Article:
'Anthropocene: The Human Epoch': Film Review

Pretty pictures of dire situations.

Co-directors Jennifer Baichwal, Nicholas de Pencier and Edward Burtynsky's third non-fiction collaboration, following 'Manufactured Landscapes' and 'Watermark,' looks at the devastation the human race has caused the planet.

Real doomsday scenarios are mostly the domain of comic book movies these days, even if our own planet could use a superhero save or two as well. That’s why it is important that films like Anthropocene: The Human Epoch still get made, even if its general points are familiar for those brave souls out there who still believe in science (and going to the cinema). Indeed, it is important to remind people — again and again and again — that we can’t continue to treat the planet like this. This gorgeously shot documentary is the third installment in a trilogy of films, following Manufactured Landscapes and Watermark, though Canadian co-directors (and real-life couple) Jennifer Baichwal and Nicholas de Pencier don’t directly showcase their third co-helmer, photographer-turned-filmmaker Edward Burtynsky, or his work here, so all the beautifully captured soiled landscapes and Alicia Vikander’s voiceover need to do all the talking.

After its world premiere in September at the Toronto International Film Festival, where its presentation coincided with an exhibition that’s part of Anthropocene’s transmedia approach, the doc recently made an appearance in Sundance's Spotlight section. 

The film’s bookends are provided by scenes set in a nature reserve in Kenya, where the ivory of 10,000 elephants is inventoried — “in less than three months,” sighs a clearly exhausted park worker — and then stacked onto huge piles that will be set aflame to destroy the material. Though the illegal ivory trade is a well-known issue, the sequences in the film still manage to shock. It isn’t only the endless quantity of tusks that is shocking, as they represent the death of not only individuals but practically a whole species, but the implied human folly that set all this into motion in the first place.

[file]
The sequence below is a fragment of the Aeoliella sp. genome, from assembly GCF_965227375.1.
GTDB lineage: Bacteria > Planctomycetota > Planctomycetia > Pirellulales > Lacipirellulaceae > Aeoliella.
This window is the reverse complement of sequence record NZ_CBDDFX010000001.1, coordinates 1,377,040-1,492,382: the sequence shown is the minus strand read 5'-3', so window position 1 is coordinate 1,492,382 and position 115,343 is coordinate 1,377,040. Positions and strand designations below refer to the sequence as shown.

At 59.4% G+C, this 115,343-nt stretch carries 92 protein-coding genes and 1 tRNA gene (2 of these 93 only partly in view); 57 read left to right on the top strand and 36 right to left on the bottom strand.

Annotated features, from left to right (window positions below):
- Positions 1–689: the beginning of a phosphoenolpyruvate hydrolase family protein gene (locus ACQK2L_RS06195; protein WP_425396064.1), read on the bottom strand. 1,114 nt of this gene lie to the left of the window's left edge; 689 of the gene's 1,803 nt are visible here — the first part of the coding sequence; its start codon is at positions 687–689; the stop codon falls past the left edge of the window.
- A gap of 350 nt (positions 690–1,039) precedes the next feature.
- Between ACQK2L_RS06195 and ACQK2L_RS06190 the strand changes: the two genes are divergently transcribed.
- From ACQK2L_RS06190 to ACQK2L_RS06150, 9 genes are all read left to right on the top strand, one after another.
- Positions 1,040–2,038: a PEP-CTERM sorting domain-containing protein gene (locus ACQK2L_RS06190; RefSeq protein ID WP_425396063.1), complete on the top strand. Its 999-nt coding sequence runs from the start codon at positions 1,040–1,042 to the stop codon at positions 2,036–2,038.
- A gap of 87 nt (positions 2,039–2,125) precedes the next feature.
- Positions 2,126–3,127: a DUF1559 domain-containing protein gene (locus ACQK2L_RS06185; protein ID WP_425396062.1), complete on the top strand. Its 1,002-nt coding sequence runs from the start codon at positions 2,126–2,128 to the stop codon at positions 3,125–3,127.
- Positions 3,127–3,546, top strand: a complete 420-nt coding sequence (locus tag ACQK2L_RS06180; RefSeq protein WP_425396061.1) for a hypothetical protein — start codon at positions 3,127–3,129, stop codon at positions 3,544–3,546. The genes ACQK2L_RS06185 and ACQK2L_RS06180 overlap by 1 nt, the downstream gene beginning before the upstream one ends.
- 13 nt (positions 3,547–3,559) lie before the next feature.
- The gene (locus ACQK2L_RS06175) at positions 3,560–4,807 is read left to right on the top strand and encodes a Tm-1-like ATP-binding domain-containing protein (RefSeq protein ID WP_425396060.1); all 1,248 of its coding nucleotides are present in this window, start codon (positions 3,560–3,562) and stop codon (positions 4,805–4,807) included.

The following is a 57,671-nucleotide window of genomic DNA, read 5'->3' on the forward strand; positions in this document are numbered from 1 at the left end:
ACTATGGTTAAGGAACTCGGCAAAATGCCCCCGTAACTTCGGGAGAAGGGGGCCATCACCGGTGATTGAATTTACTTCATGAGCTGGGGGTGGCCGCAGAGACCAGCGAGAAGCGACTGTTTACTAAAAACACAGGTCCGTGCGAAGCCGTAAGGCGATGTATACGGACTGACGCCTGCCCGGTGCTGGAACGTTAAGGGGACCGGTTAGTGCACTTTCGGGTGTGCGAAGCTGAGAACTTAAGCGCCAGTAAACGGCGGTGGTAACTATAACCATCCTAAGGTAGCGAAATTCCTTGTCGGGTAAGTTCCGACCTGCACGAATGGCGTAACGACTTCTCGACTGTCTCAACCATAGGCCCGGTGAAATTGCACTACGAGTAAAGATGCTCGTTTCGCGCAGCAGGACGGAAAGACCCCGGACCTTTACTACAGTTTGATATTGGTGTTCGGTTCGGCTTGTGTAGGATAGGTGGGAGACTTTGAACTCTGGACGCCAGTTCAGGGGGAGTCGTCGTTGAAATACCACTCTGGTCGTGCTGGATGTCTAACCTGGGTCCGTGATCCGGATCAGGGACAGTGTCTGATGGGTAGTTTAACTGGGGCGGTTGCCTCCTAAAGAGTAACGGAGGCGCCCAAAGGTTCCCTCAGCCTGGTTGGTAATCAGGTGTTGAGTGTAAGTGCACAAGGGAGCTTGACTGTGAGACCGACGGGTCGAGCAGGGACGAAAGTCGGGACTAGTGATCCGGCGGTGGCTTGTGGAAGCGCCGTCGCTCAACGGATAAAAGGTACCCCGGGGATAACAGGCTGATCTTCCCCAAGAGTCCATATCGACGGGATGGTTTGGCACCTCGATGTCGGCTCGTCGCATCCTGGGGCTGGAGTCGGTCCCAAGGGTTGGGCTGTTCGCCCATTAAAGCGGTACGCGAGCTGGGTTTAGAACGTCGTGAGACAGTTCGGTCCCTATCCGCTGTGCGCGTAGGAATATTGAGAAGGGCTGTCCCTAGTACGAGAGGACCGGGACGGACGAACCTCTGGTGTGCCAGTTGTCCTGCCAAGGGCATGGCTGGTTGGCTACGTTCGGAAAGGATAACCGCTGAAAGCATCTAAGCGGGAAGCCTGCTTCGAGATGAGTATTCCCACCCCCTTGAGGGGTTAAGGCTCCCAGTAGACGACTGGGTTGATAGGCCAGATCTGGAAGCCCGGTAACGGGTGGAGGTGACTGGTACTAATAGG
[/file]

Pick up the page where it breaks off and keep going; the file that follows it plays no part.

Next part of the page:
A scene later, we are in Norilsk, a mining town that’s got the dubious title of the “most polluted city” in Russia before traveling to Carrara, Italy, to look at how its famous white marble is quarried. The connective thread between these scenes is a very simple one: The Human Epoch explores how our species continues to alter and maltreat our planet at a very alarming rate. A Carrara worker suggests how quickly technology advances when he recounts how it took 20 days when he was a boy to extract a single block of marble, but nowadays it takes only one. That it’s still not easy, however, can be seen in one of the film’s most weirdly lyrical sequences, set to loud opera music, in which an enormous — yet still seemingly too small — vehicle seems to fight the non-negotiable inertia of a block of stone weighing tons.

De Pencier’s cinematography has a good eye for the beauty and horror of man-made or -altered landscapes, and it is hard to deny that the film benefits from being seen on as large a screen as possible, as impressive crane or drone shots fill the screen. But like with Burtynsky’s photographs, it is also hard to deny that the beauty of these shots stands in stark contrast to their purported message. Lithium extraction in the Atacama Desert in Chile, for example, is done in chemically bright yellow-green evaporation pools of water that, in the way de Pencier shoots them, look less like an ecological disaster — or at least a threat — waiting to happen than a temporarily abandoned backdrop of a fashion-forward Vogue shoot showcasing spring’s bold and bright colors. 

Thankfully, there are a few elements that at least partially correct this possible interpretation. Firstly, there is the voiceover, written by Baichwal, with Vikander perfectly giving off a schoolmistress-talking-to-her-pupils vibe that suits the basic yet very serious information it is meant to convey. (“Seventy-five percent of the non-ice-covered land is occupied by humans through agriculture and mining,” Vikander says, for example, or “Eighty-five percent of forests have been cleared or degraded through human use.”) And occasionally, one of the people onscreen is allowed to say a few words, like the marble worker in Carrara or the English-speaking employee in the Atacama Desert who explains, without a hint of irony, that they are “very proud of how they contribute to the world.”

The striking cinematography may spin and bore through tunnels in Switzerland at break-neck speed; take a few steps back to showcase the enormity of the world’s largest mining machines in Luetzenrath, Germany; or capture Venice’s flooded Piazza Grande. But perhaps the most impressive craft contribution is Rose Bolton and Norah Lorway’s minimalist and electronic score, which not only manages to add an disquieting, almost creepy undertone to even the most beautiful shots and which, because it is so clearly electronic, keeps emphasizing the human or man-made element. 

“We are now in the middle of the sixth great extinction,” Vikander explains toward the end. So a superhero save would be more than welcome. 

Production companies: Mercury Films, The Anthropocene Project
Narrator: Alicia Vikander

Directors: Jennifer Baichwal, Nicholas de Pencier, Edward Burtynsky
Screenplay: Jennifer Baichwal
Producer: Nicholas de Pencier 
Executive producers: Edward Burtynsky, Daniel Iron, Nicholas Metivier
Director of photography: Nicholas de Pencier
Editor: Roland Schlimme
Music: Rose Bolton, Norah Lorway
Venue: Sundance Film Festival (Spotlight)
Sales: Seville

In English, Russian, Italian, German, Mandarin, Cantonese
87 minutes